Sunrun, a leading residential solar and energy storage provider, announced it has appointed Lunar Energy as manager of its national virtual power plant (VPP) division. The solar installer currently has VPP operations in New England, New York, California, Arizona, and Hawaii, with plans to expand into more states and territories.
“A VPP is a virtual aggregation of distributed energy resources like PV, energy storage, EV chargers and demand-responsive devices (such as water heaters, thermostats, and appliances),” said Jigar Shah, director, U.S. Department of Energy Loan Programs Office in a previous Op-Ed provided to pv magazine.
Sunrun will make use of Lunar Gridshare software, an energy management system that currently manages over 35,000 home batteries in Japan and 1,600 in Europe. The new partnership will add tens of thousands of batteries aggregated in Lunar’s network, said the company. Lunar said it is also developing its own residential battery storage product, which will be available in the coming months.
“VPPs do more than provide decarbonization and grid services – they increasingly give grid operators a large-scale and utility-grade alternative to new generation and system buildout through automated efficiency, capacity support, and non-wire alternatives,” said Shah. “By deploying grid assets more efficiently, an aggregation of distributed resources lowers the cost of power for everybody, especially VPP participants.”
A case study submitted to pv magazine on the potential of homes with solar-plus-storage as VPP participants can be found here.
Mary Powell, CEO of Sunrun, celebrated Lunar Gridshare’s ability to manage multiple devices from several different manufacturers at the same time, calling it a “game changer” for the company.
“To build the grid of the future, it is so powerful to be able to flawlessly orchestrate all the various distributed energy technologies in our customers’ homes,” said Powell.
Sunrun has been a pioneer in aggregating batteries in the U.S. In 2019, the residential installer secured a 20 MW bid to participate in New England’s ISO 2022-2023 forward capacity market, one of the first contracts of this type in the United States.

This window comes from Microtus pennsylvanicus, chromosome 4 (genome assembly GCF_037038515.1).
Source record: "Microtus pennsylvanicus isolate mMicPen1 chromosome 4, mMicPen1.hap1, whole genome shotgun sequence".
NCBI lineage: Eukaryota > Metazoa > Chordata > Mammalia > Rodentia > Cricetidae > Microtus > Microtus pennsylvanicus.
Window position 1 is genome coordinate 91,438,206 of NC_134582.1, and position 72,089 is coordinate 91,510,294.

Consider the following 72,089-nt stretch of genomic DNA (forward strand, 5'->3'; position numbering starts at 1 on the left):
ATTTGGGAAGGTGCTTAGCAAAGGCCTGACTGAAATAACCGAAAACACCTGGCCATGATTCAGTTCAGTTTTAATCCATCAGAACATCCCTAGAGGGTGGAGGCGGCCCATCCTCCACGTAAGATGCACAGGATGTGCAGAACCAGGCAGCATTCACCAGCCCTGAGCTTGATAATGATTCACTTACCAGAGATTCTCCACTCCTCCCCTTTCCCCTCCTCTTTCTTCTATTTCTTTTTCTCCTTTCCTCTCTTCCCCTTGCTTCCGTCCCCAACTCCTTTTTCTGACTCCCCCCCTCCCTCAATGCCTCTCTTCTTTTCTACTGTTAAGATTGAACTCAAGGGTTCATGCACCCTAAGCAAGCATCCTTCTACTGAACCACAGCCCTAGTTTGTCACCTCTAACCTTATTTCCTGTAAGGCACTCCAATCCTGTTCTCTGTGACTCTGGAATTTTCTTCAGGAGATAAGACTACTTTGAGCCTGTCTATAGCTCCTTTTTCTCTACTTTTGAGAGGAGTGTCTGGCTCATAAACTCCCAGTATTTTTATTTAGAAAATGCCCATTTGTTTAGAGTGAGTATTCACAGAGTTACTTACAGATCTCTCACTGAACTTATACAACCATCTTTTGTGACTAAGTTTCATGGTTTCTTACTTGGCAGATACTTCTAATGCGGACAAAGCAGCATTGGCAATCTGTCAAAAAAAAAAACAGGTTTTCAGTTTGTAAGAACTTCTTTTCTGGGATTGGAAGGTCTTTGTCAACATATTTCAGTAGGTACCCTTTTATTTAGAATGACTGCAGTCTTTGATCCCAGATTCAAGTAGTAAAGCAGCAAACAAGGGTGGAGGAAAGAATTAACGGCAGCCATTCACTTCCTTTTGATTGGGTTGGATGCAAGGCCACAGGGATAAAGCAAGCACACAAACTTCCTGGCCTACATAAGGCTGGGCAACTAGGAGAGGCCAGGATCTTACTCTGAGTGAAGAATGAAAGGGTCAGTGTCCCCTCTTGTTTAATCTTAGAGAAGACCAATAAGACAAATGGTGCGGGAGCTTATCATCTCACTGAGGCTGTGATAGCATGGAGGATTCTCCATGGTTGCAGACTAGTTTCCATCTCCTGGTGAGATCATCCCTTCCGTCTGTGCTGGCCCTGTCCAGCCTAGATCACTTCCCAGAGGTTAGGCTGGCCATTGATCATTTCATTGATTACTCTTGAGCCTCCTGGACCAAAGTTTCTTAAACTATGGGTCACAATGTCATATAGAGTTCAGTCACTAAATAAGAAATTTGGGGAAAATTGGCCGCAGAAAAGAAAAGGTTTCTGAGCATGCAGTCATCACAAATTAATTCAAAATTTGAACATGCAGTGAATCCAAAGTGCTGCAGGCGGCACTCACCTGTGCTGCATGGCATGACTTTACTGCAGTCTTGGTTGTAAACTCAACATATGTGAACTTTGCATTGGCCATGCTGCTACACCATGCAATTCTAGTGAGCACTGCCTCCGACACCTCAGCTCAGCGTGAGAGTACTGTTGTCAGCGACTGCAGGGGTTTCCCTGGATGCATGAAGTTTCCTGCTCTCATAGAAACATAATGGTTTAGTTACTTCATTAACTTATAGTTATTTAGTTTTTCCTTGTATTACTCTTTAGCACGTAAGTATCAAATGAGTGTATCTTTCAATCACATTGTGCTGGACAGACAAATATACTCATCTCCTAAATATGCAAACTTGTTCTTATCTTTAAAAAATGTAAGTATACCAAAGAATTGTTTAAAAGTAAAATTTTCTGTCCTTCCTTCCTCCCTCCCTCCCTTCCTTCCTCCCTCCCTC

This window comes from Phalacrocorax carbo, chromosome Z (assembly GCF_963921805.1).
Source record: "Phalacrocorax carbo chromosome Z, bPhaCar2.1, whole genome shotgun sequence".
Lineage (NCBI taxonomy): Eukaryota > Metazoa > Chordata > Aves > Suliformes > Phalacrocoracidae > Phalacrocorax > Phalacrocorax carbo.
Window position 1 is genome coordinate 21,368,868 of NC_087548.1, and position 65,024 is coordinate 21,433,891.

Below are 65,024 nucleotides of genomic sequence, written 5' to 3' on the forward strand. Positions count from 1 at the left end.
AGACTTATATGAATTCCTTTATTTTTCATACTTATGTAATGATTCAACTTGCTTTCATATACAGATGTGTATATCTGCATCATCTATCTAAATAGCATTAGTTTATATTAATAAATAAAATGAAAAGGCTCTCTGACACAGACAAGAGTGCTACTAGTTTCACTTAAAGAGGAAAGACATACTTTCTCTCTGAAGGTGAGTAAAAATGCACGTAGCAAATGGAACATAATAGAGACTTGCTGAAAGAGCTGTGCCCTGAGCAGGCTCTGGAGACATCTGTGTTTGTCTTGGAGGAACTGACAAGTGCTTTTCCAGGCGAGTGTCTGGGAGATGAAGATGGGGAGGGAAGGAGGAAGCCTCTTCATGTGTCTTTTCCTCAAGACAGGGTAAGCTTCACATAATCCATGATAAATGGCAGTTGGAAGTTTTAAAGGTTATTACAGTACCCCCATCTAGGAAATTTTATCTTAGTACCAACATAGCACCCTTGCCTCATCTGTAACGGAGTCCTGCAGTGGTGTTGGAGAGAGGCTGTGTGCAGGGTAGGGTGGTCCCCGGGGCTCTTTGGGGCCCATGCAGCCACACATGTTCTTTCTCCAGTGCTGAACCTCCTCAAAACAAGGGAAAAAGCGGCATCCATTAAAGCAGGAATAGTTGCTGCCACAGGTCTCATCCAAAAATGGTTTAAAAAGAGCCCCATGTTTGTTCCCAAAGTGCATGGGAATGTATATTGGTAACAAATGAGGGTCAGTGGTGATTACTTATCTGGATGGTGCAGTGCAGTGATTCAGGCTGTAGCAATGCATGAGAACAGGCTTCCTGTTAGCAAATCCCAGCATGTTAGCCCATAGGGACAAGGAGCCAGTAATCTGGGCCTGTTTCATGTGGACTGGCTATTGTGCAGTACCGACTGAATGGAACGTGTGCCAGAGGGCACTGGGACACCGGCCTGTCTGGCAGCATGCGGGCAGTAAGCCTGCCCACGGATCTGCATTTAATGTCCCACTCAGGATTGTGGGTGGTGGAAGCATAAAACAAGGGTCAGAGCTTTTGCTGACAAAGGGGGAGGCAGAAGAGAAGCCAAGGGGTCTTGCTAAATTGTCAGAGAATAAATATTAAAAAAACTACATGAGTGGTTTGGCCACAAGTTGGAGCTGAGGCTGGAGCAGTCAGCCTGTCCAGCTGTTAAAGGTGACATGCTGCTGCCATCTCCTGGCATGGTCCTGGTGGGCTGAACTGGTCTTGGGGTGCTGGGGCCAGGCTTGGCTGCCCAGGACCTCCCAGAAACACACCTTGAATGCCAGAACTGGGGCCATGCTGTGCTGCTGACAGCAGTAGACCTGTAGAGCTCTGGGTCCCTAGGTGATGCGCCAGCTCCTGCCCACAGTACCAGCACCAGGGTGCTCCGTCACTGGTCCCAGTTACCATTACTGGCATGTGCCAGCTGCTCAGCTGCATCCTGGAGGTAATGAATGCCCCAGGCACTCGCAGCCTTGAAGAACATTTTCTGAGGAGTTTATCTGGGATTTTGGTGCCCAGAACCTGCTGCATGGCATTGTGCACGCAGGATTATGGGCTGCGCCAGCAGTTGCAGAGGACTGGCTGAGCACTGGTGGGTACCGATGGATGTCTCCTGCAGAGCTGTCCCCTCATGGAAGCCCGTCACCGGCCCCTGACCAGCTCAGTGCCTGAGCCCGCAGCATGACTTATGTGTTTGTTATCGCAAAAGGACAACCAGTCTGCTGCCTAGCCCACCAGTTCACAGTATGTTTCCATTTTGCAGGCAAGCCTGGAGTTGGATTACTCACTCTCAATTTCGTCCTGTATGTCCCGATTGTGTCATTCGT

As part of the bid, Sunrun said it would deploy distributed solar and battery storage to about 5,000 customers in Massachusetts. It will be required to offer the grid 20 MW of power, 24 hours a day for the one-year period.
In return, Sunrun will be paid $3.80/kW/month, representing a $912,000 total contract value. Homeowners who signed up for the program agree to allow their battery to be discharged overnight. In exchange, they receive an upfront cash incentive as either a payment or a reduction in the upfront cost of their system.
In November, Sunrun was selected by the Puerto Rico Electric Power Authority (PREPA) to deploy a 17 MW network of solar-plus-storage virtual power plants (VPP) across the Caribbean island. The VPP network marks the first large-scale distributed storage program on the island to date.
Prone to repeat hurricanes over the past few years, Puerto Rico’s VPP network will harden the island’s power grid by networking more than 7,000 Sunrun residential solar plus energy storage systems.
“We’re solving energy insecurity on the island by switching the model so that solar energy is generated on rooftops and stored in batteries to power each home, and then shared with neighbors, creating a clean shared energy economy,” said Mary Powell, Sunrun CEO.
More than 3 million Puerto Rico residents were without power following the Hurricane Fiona landfall on Puerto Rico on September 17, while Sunrun customers on the island were able to use power through extended outages, providing more than 350,000 hours of backup power to thousands of homes.
In a report published by the University of Otago in New Zealand, researchers found that that the collective use of batteries had dramatic effects on both load smoothing and peak demand shaving, two important services in a stable and efficient grid.
Aggregation of smart storage led to a reduction in per-house battery requirements by 50% for load-smoothing needs and by 90% for peak shaving.
The researchers said the results make a case for coordinated battery deployment at the street or building level for multiple economic benefits. These benefits include the potential reduction in energy storage cost for homeowners (who could buy a smaller unit), benefits to the grid in easing demand and load related strains, and benefits to solar developers who can add another value chain to their operations by facilitating these grid services.
As an example, if peak shaving occurred for demand above 3 kW per house, deploying batteries individually for 20 houses would require 120 kWh of storage. By contrast, deploying batteries collectively would only require 7 kWh, the researchers said. Sharing batteries or having one battery per 20 houses would be a less expensive approach to providing these services, they said.
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